2. If the hyperfocal length is small enough, i.e. almost equal to the minimum object distance, then we deal with a large area of sharpness. From the strict mathematical point of view, the area from 1 ft to infinity is not bigger than the area from 2 ft to infinity. So, I have to explain what I mean. Let us assume h = 3 ft and we have a lens with the minimum object distance of 3 ft. Then it is clear that irrespective of what we focus at everything will appear to be sharp on our picture. Cheap P&S cameras are usually equipped with lenses focused at the hyperfocal distance.

3. If the lens is focused at infinity, the distance to the closest sharp point equals the hyperfocal distance (i.e. d1 = h).

4. If object distances are short enough with respect to the hyperfocal distance (mathematically this fact is expressed as d << h or (c N) << (f M) ), then and only then depth of field does not depend on the focal length of our lenses. By saying "short enough" I mean at least 10 times smaller. Let us consider a couple of examples.

If we want to make a picture of an object with dimensions of 9" x 14", then M=0.1. Let us set f-number to 8 (N=8). Under those conditions we may be astonished to see that depth of field is almost the same for a lens with f=200 mm and a lens with f=50 mm. It will be approximately an inch in front of the object and an inch behind it. (Of course, we had to move towards the object when shooting with a short focus lens to keep M constant.)

Another example: Suppose we want to make a portrait at N=8 (M=0.05). If we use a 50 mm lens and a 135 mm lens, then we will get the depth of field of approximately ±4 inches for both cases.

The focal length does not influence (to be more correct, insignificantly influences) depth of field as long as M is large enough and N is small enough. If we decide to shoot at M=0.02 and N=16, we will immediately notice that depth of field does depend on the focal distance.

5. Let us continue consideration of the case when d << h. Under such circumstances the area of sharpness is symmetrical.

L behind = L front = (cN) / (M2).

Moreover, it is proportional to N. Thus, if we increase f-stop by one step, the depth of field will grow by 1.4 times. In other cases, the relation between depth of field and N is a little bit more complex.

We can also rewrite the formula for the symmetrical depth of field in the following form:

L behind = L front = d2 / h.

Again, keep in mind that the formulas are approximations. The smaller the object distance in comparison to h, the more accurate they are.

6. As the object distance increases and becomes comparable to h, the rear depth of field gets larger than the front depth of field. When d = h/3, L behind = 2 L front.

7. It was mentioned above that when d = h, the rear depth of field extends to infinity. It is important to know that in this case L front = d1 = h/2, i.e. the front depth of field is half the hyperfocal distance.

8. If we shoot at a constant magnification (M=const) and d is comparable to h, then a lens with a shorter focal length will have a smaller front depth of field and larger rear depth of field at the same f-stop.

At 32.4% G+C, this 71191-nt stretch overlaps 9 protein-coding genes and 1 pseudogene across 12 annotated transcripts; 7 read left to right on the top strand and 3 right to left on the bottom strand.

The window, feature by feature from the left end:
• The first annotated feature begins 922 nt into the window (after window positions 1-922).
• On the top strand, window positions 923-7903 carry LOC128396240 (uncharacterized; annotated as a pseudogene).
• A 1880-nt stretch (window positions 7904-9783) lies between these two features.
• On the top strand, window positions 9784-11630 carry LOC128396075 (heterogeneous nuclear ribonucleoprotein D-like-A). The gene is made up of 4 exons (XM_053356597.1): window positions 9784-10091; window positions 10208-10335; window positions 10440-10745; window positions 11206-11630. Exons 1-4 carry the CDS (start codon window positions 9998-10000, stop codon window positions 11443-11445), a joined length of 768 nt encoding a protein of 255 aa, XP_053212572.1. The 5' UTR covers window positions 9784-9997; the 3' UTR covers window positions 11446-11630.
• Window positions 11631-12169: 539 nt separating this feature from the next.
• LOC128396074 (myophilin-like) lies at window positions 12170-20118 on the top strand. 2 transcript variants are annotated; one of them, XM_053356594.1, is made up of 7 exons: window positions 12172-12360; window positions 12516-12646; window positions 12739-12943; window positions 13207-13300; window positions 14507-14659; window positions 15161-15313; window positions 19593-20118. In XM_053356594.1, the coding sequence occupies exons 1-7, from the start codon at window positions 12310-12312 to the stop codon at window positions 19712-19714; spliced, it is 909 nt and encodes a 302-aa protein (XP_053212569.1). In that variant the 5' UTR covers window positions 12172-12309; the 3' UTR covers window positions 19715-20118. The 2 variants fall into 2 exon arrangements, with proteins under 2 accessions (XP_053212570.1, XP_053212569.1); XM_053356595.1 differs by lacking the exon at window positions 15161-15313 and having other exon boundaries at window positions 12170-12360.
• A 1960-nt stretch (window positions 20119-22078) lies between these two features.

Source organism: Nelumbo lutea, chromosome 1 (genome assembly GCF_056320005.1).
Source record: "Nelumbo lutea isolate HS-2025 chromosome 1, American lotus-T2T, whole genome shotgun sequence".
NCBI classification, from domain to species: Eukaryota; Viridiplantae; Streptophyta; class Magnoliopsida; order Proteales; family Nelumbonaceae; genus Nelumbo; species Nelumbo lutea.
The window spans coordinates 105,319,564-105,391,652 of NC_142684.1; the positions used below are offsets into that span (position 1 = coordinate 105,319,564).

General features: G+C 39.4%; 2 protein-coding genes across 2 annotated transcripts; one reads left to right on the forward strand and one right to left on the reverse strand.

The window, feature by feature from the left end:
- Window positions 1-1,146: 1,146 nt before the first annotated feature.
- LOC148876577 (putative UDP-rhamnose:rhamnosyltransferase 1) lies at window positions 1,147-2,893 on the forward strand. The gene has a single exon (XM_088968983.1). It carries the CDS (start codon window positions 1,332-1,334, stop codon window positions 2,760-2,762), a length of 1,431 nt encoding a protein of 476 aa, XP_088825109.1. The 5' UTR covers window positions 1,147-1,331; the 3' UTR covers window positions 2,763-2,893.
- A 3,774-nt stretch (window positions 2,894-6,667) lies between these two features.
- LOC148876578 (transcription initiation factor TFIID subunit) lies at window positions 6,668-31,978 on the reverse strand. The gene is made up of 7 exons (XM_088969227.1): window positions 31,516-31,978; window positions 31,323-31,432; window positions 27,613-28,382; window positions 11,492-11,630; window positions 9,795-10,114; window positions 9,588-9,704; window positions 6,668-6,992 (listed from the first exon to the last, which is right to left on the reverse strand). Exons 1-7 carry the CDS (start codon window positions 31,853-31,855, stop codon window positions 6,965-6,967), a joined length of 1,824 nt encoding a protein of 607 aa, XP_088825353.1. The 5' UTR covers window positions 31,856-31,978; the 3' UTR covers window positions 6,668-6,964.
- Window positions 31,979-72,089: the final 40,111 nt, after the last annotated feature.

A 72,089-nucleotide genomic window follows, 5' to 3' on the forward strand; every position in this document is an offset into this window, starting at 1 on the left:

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Of course, not only sharp objects matter. It is also interesting to analyze how blurred areas are represented on the picture. Both the degree and the quality of unsharpness are important. Subtle details, such as bokeh, are difficult to analyze. But the degree of fuzziness is quite easy to calculate. However, those issues will be discussed in a separate article ("Bluring the background. A scientific approach.")

Of course, neither beginners nor pros tend to like making calculations constantly. As for me, I had to recall all those formulas a couple of years ago when I bought my first zoom lens. As a reasonable alternative to calculations you can also make up tables. They are easy to use and light to carry.

I prepared an example of such tables for the 28-70 mm lens and placed it at the end of this article. Those tables can easily be customized to meet any specific needs. For example, you can compile your own tables based on smaller value of the circle of confusion. This makes sense if you are going to have large prints.

I would say the tables are convenient not for exact calculations but for obtaining general estimates. How will changes in f-stop influence the depth of field? What will a smaller focal length result in? Such questions can easily be answered with the help of such tables.

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Finally, I would like to mention a couple of other publications that deal with the lens theory:

1. Canon Lens Work II
2. Lens Tutorial by David Jacobson

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You can also download a simple calculator in the form of an MS Excel file: Blur_02.xls.

Also you may use Don Fleming's DOF calculator: DOF Calculator

 

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APPENDIX
DOF for the 28-70/4 lens
(All distances are in meters here. I was too lazy to recalculate them to feet. Sorry.)